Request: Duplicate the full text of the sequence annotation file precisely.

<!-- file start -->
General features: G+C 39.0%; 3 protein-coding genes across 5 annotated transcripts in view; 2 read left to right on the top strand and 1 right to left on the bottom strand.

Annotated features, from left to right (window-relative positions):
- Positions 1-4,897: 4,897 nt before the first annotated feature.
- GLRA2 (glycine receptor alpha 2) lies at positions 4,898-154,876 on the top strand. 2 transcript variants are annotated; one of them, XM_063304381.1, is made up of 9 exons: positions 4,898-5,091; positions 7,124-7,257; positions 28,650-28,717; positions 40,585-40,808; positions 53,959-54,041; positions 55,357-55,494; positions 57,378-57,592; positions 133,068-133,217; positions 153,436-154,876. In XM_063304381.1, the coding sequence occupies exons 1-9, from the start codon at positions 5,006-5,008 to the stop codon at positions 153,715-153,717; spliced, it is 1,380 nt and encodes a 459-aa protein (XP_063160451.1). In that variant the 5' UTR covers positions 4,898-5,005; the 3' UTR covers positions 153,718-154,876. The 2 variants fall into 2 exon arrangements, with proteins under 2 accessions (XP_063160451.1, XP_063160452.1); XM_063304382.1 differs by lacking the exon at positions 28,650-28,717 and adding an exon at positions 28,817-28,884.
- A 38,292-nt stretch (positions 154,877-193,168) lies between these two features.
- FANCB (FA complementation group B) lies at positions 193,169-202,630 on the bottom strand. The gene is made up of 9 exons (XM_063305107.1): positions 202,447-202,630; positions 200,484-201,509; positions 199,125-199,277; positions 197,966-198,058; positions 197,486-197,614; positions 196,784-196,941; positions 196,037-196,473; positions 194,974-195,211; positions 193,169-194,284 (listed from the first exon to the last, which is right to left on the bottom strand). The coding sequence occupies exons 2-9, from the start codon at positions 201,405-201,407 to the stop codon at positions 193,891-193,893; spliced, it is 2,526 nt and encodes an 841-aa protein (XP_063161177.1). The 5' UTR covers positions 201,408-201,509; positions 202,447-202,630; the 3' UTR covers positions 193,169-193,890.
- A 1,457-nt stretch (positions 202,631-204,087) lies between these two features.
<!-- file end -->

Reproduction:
General features: G+C 39.0%; 3 protein-coding genes across 5 annotated transcripts in view; 2 read left to right on the top strand and 1 right to left on the bottom strand.

Annotated features, from left to right (window-relative positions):
- Positions 1-4,897: 4,897 nt before the first annotated feature.
- GLRA2 (glycine receptor alpha 2) lies at positions 4,898-154,876 on the top strand. 2 transcript variants are annotated; one of them, XM_063304381.1, is made up of 9 exons: positions 4,898-5,091; positions 7,124-7,257; positions 28,650-28,717; positions 40,585-40,808; positions 53,959-54,041; positions 55,357-55,494; positions 57,378-57,592; positions 133,068-133,217; positions 153,436-154,876. In XM_063304381.1, the coding sequence occupies exons 1-9, from the start codon at positions 5,006-5,008 to the stop codon at positions 153,715-153,717; spliced, it is 1,380 nt and encodes a 459-aa protein (XP_063160451.1). In that variant the 5' UTR covers positions 4,898-5,005; the 3' UTR covers positions 153,718-154,876. The 2 variants fall into 2 exon arrangements, with proteins under 2 accessions (XP_063160451.1, XP_063160452.1); XM_063304382.1 differs by lacking the exon at positions 28,650-28,717 and adding an exon at positions 28,817-28,884.
- A 38,292-nt stretch (positions 154,877-193,168) lies between these two features.
- FANCB (FA complementation group B) lies at positions 193,169-202,630 on the bottom strand. The gene is made up of 9 exons (XM_063305107.1): positions 202,447-202,630; positions 200,484-201,509; positions 199,125-199,277; positions 197,966-198,058; positions 197,486-197,614; positions 196,784-196,941; positions 196,037-196,473; positions 194,974-195,211; positions 193,169-194,284 (listed from the first exon to the last, which is right to left on the bottom strand). The coding sequence occupies exons 2-9, from the start codon at positions 201,405-201,407 to the stop codon at positions 193,891-193,893; spliced, it is 2,526 nt and encodes an 841-aa protein (XP_063161177.1). The 5' UTR covers positions 201,408-201,509; positions 202,447-202,630; the 3' UTR covers positions 193,169-193,890.
- A 1,457-nt stretch (positions 202,631-204,087) lies between these two features.